COATES: First of all, the second that George Conway mentioned glove, I knew an OJ reference was coming. Knew it was coming. We followed the actual vehicle. We knew it was coming.

But to me, the civil rights lawyer within me is saying the fact that --

CONWAY: He had a motorcade, too, you know?

COATES: He had a motorcade, too, and a white car -- fact that the special counsel has prosecuted charges involving deprivation of rights at a time when the Supreme Court although most recently in this term has tried to buttress the power of the Voting Rights Act and gerrymandering and anti-gerrymandering, we're at a time when voting rights have been on the chopping block for quite some time in this country.

And when we talk about the notion of this being a clear and present danger and ongoing threat as former Congresswoman Liz Cheney spoke about beyond, this was clearly their signal to say this could be an ongoing threat. And part of the goal of prosecution is not only just to punish, it's also to deter conduct. So trying to ensure this will not happen again.


It's very significant.

CONWAY: Right, general deterrent and specific deterrents. Specific deterrents of this one individual who, as Bolton pointed out, Secretary Bolton pointed out to Jake, he -- he would try to finish the job if he gets back into office.

TAPPER: Let's throw it back to Anderson in New York.


ANDERSON COOPER, CNN HOST: Jake, thanks so much.

I want to check in with Paula and Katelyn who are outside the courthouse.

Paula, just explain where we're at right now in this proceeding. REID: Well, Anderson, our colleagues who are inside the courthouse

giving us minute-by-minute updates. I have attended dozens and dozens of hearings inside this court. And it's amazing that what they're describing is similar to any other defendant. Just waiting for a judge -- we know judges are typically late.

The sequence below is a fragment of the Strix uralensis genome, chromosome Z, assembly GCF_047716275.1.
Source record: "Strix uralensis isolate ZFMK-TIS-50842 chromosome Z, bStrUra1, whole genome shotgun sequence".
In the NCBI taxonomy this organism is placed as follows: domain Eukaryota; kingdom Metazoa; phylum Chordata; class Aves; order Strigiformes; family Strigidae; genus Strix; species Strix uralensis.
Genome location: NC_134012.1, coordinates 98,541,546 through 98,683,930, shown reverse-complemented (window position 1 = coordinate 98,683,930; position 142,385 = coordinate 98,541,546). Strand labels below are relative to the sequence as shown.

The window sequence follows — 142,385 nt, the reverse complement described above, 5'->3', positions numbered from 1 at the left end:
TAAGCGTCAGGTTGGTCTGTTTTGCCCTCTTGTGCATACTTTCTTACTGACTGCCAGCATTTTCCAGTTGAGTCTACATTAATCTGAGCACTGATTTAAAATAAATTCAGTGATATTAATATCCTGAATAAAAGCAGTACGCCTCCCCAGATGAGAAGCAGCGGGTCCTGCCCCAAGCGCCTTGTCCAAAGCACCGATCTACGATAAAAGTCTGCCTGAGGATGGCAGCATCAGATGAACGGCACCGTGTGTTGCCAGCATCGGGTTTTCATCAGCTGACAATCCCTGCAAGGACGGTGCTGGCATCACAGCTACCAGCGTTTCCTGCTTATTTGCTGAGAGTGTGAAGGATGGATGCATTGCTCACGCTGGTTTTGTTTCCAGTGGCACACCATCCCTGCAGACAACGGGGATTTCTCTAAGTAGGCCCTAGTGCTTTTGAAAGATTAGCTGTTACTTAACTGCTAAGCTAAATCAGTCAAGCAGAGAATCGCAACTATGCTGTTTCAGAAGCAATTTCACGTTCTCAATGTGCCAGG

But picture the scene, you have an empty bench where the judge would sit, and then you have two tables -- one for the prosecution team, and one for the defense.

And our colleague, Holmes Lybrand, describes how Trump is sitting there with his hands folded. He's looking down. He is discussing things with his lawyers.

He has a lot of questions, it appears, about the papers on his table. He's discussing it with his lawyers. But his lawyers are taking great pains so all the reporters in the room can't hear what they're discussing. One of his lawyers is putting his hand over his mouth as he discusses something with the former president.

We're told it's so quiet in the room right now that you can hear someone in there somewhere clicking a pen. Now the only big difference inside this courtroom right now is the significant security presence. They say there are seven, seven marshals guarding the door to the courtroom, while usually have a security presence in a federal courtroom. That is really one of the only details that sticks out right now that reminds us how extraordinary it is that a former president is once again sitting inside a federal courtroom.

All right. It looks like right now they have said "all rise, the judge is in". It appears the judge is on the bench, and the hearing is under way.

So, right now, the hearing appears to be under way. The special counsel prosecutors have begun to speak to the judge, and we'll continue to have updates from our colleagues inside the courthouse.

COOPER: -- attorneys for the former president who are in the room?

REID: One more time?

COOPER: Kaitlan Collins, can you talk about the attorneys for the former president who are in the room?

KAITLAN COLLINS, CNN CHIEF CORRESPONDENT: Yes. This is really interesting actually. We've been talking about the two who were representing them in the case, Todd Blanche and John Lauro, that are here.

But we're also looking from our reporters in the room that Evan Corcoran is also there. And that's notable because obviously Evan Corcoran, he's a former assistant U.S. attorney, has worked inside here, but he also reported Steve Bannon. Most notably is a witness against Trump in the documents case.

He is the attorney, of course, that Trump, according to the indictment, tried to mislead when it came to whether or not where the documents were placed, he had notes that he took on his phone about interactions he had with Trump about plucking documents out that Trump thought were bad ones. And he had to go and attorney/client privilege was pierced and speak to jack smith's investigators in that case.

That's separate obviously than the reason why Trump is in the courtroom today. It's notable that he is in there today. He has not yet entered his name on this case from what we have seen in the court filings, but he is in the back of the room. That means he's not at the counsel's table with Trump and John Lauro and Todd Blanche. But it is notable that he is in the room.